This complete guide to C++ and computational finance is a follow-up and major extension to Daniel J. Duffy's 2004 edition of Financial Instrument Pricing Using C++. Both C++ and computational finance have evolved and changed dramatically in the last ten years and this book documents these improvements. Duffy focuses on these developments and the advantages for the quant developer by:
- Delving into a detailed account of the new C++11 standard and its applicability to computational finance.
- Using de-facto standard libraries, such as Boost and Eigen to improve developer productivity.
- Developing multiparadigm software using the object-oriented, generic, and functional programming styles.
- Designing flexible numerical algorithms: modern numerical methods and multiparadigm design patterns.
- Providing a detailed explanation of the Finite Difference Methods through six chapters, including new developments such as ADE, Method of Lines (MOL), and Uncertain Volatility Models.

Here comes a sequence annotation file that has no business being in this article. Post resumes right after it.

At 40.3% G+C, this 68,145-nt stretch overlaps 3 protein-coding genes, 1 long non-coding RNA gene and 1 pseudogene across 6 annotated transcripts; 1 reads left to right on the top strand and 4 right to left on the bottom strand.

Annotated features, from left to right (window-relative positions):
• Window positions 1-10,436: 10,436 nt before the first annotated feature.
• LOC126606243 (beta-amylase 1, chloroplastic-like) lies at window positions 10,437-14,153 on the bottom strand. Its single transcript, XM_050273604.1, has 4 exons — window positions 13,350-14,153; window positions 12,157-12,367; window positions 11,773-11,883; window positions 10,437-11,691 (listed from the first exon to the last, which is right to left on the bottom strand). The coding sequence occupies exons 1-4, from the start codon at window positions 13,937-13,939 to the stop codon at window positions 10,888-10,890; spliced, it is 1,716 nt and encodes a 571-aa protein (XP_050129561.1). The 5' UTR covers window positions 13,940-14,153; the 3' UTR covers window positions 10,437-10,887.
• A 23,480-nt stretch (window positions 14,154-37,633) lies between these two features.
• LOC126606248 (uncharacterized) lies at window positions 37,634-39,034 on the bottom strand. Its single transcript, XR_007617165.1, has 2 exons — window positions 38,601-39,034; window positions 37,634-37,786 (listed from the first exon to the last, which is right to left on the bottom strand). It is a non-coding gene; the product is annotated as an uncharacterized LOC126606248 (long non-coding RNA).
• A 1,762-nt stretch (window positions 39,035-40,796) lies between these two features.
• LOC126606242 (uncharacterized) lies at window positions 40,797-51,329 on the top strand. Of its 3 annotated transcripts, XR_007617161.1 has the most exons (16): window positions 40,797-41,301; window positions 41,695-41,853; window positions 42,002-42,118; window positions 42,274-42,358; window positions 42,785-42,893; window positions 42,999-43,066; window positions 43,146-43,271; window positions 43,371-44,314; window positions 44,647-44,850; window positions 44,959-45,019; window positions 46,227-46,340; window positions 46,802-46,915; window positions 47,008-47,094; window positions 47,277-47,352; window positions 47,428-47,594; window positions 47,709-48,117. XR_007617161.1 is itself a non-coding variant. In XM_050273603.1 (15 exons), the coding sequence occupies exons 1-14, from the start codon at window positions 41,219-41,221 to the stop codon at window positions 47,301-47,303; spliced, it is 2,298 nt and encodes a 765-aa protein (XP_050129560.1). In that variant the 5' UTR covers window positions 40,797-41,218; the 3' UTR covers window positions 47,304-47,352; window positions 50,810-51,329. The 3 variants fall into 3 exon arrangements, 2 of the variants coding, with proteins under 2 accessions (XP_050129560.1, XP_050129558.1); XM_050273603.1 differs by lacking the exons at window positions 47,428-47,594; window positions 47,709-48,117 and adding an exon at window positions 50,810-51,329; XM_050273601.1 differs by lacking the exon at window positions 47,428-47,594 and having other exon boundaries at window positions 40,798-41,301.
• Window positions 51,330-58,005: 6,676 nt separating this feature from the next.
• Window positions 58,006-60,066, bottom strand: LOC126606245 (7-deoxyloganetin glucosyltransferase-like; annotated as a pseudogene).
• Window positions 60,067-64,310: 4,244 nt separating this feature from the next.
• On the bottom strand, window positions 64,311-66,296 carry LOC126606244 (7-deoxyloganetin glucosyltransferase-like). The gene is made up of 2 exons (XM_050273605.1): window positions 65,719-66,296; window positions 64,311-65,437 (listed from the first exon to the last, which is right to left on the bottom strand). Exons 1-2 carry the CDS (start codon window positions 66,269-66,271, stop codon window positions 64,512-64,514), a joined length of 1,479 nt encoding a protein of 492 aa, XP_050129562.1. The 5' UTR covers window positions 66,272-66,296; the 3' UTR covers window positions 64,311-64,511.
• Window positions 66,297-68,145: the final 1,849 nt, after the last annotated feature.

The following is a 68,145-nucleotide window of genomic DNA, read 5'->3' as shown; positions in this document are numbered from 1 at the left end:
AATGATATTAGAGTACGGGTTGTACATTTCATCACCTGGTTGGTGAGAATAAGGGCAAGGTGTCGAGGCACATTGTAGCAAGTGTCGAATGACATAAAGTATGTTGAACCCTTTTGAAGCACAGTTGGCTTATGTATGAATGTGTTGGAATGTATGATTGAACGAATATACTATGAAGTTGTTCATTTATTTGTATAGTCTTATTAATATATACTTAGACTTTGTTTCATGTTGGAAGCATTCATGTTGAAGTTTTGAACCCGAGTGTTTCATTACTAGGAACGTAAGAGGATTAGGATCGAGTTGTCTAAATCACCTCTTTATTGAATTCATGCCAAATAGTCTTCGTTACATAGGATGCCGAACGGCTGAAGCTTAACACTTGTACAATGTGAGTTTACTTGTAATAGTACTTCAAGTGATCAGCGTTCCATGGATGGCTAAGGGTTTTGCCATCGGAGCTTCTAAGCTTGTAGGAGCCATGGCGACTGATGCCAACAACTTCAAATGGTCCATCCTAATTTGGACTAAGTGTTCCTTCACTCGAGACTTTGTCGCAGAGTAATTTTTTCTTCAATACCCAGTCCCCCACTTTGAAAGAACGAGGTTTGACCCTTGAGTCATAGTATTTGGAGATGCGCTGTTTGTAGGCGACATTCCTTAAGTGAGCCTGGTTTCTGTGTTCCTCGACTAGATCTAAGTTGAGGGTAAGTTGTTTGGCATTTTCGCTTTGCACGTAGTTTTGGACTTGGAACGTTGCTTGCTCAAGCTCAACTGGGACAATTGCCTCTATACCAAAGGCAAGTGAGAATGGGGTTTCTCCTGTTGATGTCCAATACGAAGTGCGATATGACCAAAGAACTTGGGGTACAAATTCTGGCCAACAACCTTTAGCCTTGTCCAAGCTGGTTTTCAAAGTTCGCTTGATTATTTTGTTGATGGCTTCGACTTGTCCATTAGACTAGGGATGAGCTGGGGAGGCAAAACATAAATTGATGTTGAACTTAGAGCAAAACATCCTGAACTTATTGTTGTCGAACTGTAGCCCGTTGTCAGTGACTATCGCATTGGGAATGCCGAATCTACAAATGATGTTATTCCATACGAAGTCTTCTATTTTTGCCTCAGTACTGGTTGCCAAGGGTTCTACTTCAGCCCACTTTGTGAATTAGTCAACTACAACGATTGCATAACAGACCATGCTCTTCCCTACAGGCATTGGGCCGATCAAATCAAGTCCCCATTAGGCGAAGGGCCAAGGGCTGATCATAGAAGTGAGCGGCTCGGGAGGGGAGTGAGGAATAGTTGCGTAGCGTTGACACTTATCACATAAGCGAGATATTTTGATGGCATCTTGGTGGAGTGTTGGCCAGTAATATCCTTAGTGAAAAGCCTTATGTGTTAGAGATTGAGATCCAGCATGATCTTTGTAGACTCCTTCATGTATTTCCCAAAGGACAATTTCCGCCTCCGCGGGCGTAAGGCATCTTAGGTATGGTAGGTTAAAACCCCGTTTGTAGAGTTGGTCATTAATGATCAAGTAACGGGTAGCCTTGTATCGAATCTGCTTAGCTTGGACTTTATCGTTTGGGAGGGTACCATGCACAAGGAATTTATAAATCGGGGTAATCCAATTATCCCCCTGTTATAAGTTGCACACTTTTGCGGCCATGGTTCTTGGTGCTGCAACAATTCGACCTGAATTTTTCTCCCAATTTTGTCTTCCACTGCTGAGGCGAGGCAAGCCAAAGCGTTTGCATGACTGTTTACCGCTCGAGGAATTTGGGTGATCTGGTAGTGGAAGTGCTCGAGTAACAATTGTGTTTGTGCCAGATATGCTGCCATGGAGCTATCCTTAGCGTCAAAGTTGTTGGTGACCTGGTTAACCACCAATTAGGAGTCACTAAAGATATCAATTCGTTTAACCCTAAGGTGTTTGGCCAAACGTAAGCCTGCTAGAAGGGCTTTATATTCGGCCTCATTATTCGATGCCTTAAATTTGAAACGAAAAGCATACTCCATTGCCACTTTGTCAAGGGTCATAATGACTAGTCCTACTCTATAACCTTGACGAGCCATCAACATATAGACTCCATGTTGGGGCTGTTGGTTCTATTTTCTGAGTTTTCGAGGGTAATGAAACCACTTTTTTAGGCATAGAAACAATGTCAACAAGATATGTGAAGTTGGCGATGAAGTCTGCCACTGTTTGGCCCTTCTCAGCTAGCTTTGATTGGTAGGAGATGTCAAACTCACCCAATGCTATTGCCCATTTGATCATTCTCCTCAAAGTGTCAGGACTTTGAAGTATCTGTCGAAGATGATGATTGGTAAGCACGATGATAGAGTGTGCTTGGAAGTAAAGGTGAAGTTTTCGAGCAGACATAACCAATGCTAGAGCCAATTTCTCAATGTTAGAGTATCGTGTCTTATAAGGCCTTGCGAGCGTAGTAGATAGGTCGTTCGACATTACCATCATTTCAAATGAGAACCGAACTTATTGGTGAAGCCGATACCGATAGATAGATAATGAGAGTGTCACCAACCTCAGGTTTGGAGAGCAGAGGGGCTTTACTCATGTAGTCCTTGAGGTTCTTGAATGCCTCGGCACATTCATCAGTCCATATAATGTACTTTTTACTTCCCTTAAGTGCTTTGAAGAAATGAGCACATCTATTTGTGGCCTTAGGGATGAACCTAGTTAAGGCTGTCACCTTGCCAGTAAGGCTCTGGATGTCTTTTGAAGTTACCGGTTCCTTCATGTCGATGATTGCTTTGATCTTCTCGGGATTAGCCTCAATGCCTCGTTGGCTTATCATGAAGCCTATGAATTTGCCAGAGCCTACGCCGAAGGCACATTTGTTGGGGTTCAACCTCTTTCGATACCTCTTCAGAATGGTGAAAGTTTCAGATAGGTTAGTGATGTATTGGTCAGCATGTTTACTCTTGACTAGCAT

- Developing applications, from financial model to algorithmic design and code, through a coherent approach.
- Generating interoperability with Excel add-ins, C#, and C++/CLI.
- Using random number generation in C++11 and Monte Carlo simulation.
Full source code is available by registering at www.datasimfinancial.com.
Duffy adopted a spiral model approach while writing each chapter of Financial Instrument Pricing Using C++ 2e: analyse a little, design a little, and code a little. Each cycle ends with a working prototype in C++ and shows how a given algorithm or numerical method works. Additionally, each chapter contains non-trivial exercises and projects that discuss improvements and extensions to the material.
This book is for designers and application developers in computational finance, and assumes the reader has some fundamental experience of C++ and derivatives pricing.
Keywords: Financial Instrument Pricing Using C++ 2nd Edition with full source code; Daniel J. Duffy; Datasim Education; computational finance; finance programming; C++ in finance; instrument pricing; finance modelling; C++ modelling; C++11; C++ libraries; C++ Black Scholes equations; state-of-the-art C++ Finite Difference methods; financial engineering; Boost C++ libraries; Nonlinear pricing models ; next generation C++ design patterns; improved instrument pricing; pricing accuracy; pricing models; C++ with Excel and C# interoperability; Gang of Four Design Patterns rewritten and extended; parallel processing and multithreading